Christine Rees, DVM, DACVD
Eosinophilic granuloma complex is a dermatologic condition most commonly seen in cats. Allergies such as food allergy, atopy and insect hypersensitivities have been associated with this syndrome. If the allergic cause for this dermatitis is not found than the EGC is described as being idiopathic.
Draining tracts or fistulous tracts are tract lesions that connect with a central area or focus of inflammation to the skin's surface. Draining tracts are most commonly associated with nodules which are large (greater than 0.5 cm), firm, raised usually circular lesions that extend down into the dermis.
Etiology is a type I hypersensitivity predominantly but a type III and type IV reaction may also occur. Animals are predisposed to develop food allergy through undefined genetic factors.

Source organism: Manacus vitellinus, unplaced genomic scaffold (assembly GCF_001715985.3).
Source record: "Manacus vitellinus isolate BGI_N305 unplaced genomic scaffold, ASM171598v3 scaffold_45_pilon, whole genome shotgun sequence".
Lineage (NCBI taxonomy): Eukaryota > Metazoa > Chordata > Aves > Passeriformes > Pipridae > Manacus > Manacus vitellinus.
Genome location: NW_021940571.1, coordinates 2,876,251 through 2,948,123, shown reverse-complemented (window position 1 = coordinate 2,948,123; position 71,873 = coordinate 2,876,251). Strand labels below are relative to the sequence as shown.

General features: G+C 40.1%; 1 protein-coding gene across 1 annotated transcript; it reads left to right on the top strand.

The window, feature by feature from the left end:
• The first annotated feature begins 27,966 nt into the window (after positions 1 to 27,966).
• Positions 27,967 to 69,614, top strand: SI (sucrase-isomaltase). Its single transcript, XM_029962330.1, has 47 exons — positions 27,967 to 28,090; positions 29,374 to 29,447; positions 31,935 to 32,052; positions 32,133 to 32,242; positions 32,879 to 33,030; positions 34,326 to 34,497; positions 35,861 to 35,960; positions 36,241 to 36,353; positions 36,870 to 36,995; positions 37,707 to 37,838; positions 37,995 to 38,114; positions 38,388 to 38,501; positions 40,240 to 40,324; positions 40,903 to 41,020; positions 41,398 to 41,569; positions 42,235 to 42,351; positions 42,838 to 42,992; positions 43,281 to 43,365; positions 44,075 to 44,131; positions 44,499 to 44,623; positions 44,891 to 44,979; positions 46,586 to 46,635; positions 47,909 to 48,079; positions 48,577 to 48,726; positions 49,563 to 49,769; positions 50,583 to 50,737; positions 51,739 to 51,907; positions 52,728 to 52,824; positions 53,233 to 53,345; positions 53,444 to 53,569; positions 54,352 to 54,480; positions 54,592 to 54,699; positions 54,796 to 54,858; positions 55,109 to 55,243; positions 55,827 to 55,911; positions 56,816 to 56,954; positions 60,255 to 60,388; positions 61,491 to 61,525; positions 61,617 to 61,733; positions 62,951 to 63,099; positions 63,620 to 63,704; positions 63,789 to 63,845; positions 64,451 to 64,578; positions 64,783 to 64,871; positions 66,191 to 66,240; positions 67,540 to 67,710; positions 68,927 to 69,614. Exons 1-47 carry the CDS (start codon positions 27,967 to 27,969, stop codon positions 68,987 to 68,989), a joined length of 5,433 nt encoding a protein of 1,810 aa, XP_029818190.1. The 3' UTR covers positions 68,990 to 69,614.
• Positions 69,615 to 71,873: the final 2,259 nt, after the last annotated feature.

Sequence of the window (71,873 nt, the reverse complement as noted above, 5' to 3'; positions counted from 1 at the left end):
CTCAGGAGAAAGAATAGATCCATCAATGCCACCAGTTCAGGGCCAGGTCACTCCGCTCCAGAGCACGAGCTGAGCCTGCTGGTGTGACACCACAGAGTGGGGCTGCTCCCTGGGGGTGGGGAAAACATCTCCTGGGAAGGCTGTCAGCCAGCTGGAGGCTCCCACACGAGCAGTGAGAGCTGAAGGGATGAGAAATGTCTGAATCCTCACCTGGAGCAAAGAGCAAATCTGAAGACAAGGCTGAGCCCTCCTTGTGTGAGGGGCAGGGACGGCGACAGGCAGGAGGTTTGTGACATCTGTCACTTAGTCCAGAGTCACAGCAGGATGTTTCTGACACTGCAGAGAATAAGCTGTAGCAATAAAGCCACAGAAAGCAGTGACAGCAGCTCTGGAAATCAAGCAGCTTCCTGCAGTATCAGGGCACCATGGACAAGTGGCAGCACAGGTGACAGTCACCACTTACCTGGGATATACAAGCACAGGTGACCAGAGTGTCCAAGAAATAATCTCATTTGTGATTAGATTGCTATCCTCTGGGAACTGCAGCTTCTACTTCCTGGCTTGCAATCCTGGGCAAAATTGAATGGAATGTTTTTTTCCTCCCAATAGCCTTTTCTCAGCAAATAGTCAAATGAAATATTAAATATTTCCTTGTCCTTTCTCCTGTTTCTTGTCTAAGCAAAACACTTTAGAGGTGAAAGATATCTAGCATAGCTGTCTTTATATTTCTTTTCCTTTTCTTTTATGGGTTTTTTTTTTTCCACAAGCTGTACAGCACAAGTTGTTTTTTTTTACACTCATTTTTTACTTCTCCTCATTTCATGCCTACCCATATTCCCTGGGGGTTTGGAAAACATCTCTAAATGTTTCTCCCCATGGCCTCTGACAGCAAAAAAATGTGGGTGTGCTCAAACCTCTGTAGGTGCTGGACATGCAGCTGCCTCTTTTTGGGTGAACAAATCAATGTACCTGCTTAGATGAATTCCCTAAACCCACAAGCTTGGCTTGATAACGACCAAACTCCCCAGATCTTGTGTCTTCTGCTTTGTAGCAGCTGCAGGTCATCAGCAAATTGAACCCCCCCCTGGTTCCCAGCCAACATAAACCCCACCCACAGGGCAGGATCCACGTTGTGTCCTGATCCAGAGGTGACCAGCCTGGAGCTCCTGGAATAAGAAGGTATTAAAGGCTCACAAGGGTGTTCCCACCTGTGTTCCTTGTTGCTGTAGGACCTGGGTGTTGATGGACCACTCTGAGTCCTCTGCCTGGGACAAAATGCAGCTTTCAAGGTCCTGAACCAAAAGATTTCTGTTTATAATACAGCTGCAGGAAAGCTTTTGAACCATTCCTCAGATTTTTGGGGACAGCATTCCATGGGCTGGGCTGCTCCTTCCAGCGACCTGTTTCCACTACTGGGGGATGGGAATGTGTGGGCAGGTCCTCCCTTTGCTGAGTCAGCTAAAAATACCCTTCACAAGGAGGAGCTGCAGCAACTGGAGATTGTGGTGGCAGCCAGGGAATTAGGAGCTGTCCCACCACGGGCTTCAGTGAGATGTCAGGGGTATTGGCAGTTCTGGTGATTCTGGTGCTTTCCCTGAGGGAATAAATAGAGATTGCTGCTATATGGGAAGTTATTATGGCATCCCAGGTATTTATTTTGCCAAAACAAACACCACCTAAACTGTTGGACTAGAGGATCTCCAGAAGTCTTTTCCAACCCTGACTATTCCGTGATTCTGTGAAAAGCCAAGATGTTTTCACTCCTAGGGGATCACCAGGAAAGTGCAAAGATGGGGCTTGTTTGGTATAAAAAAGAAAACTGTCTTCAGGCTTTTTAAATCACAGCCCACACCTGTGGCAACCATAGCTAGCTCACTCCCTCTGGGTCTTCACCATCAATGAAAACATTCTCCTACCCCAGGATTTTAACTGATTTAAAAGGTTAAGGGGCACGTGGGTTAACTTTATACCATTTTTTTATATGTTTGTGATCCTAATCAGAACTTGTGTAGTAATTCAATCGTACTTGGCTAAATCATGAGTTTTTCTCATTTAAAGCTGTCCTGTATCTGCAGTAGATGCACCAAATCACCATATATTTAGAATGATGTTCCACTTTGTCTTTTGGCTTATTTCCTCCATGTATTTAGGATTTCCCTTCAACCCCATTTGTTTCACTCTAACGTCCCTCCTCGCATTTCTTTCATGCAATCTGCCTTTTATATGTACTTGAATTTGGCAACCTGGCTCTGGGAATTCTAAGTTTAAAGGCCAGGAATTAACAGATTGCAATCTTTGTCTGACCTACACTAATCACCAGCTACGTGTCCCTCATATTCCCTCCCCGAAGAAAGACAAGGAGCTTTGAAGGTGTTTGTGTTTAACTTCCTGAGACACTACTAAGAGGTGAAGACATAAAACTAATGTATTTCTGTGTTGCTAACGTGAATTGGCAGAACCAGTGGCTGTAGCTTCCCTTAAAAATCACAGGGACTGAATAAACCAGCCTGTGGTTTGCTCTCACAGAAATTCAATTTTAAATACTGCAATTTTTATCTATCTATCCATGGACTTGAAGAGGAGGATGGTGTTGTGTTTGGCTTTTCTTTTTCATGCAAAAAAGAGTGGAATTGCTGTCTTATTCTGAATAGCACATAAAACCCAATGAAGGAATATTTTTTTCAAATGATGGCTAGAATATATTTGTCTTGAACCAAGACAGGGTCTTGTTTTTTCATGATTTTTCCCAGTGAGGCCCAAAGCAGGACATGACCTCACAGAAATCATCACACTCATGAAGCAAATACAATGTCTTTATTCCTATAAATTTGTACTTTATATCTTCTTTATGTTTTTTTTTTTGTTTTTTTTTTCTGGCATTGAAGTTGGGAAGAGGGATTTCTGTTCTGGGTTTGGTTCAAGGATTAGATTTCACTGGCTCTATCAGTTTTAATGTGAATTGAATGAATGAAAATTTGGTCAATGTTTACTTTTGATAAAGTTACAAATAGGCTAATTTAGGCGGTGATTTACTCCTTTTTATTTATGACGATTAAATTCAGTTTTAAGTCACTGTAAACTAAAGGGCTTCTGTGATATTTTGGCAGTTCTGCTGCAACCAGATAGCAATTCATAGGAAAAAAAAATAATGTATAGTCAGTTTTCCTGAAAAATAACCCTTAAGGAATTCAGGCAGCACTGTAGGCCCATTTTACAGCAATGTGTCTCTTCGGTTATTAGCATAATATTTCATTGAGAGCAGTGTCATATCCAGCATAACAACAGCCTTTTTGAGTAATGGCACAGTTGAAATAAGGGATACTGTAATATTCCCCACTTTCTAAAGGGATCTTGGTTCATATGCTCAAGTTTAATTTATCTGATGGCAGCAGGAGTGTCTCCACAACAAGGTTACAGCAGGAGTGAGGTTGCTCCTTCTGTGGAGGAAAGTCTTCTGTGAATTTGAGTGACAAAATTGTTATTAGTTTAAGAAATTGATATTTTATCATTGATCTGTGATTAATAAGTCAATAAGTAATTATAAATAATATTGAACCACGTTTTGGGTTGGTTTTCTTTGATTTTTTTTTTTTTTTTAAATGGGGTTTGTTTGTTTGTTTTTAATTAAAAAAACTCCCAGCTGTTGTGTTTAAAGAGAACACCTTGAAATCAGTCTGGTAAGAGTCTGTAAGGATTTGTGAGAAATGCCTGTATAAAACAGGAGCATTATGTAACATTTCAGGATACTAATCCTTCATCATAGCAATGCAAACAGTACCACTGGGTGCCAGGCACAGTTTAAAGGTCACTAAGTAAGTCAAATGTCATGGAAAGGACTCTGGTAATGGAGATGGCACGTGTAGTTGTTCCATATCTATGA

Several different diagnostic and medical treatment options exist for treating otitis in dogs and cats. It is important that the veterinarian know all of the options that are available so that they can make recommendations to the pet owner.
Veterinarians are always in search of the "magic bullet" to treat their dermatologic patients. This desire to obtain better treatments has lead to the discovery of many new therapies and new dermatological applications for older medications. Many of the newer treatments that we will discuss been recognized in veterinary medicine because of successes being reported anecdotally.
Canine and feline atopic dermatitis (atopy, allergic inhalant dermatitis) is a hereditary, pruritic (itchy) skin disease. The disease is caused by an allergic reaction to the inhalation of pollens, mold spores, dust, or epidermals (animal dander, feathers wool). Upon future challenge with that specific allergen, IgE molecules are bridged on the mast cell surface.